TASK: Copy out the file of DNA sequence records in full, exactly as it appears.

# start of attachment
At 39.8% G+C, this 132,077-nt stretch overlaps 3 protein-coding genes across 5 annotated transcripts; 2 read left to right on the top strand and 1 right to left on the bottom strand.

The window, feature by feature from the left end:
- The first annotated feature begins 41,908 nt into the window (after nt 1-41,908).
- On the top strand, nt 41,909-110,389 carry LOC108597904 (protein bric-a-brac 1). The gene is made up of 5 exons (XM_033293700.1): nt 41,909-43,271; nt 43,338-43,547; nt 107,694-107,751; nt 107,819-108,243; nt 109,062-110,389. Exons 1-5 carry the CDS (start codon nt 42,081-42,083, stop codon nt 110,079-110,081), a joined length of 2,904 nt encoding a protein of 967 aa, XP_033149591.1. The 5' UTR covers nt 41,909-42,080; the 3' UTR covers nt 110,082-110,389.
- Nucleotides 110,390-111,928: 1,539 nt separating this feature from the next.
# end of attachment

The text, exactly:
At 39.8% G+C, this 132,077-nt stretch overlaps 3 protein-coding genes across 5 annotated transcripts; 2 read left to right on the top strand and 1 right to left on the bottom strand.

The window, feature by feature from the left end:
- The first annotated feature begins 41,908 nt into the window (after nt 1-41,908).
- On the top strand, nt 41,909-110,389 carry LOC108597904 (protein bric-a-brac 1). The gene is made up of 5 exons (XM_033293700.1): nt 41,909-43,271; nt 43,338-43,547; nt 107,694-107,751; nt 107,819-108,243; nt 109,062-110,389. Exons 1-5 carry the CDS (start codon nt 42,081-42,083, stop codon nt 110,079-110,081), a joined length of 2,904 nt encoding a protein of 967 aa, XP_033149591.1. The 5' UTR covers nt 41,909-42,080; the 3' UTR covers nt 110,082-110,389.
- Nucleotides 110,390-111,928: 1,539 nt separating this feature from the next.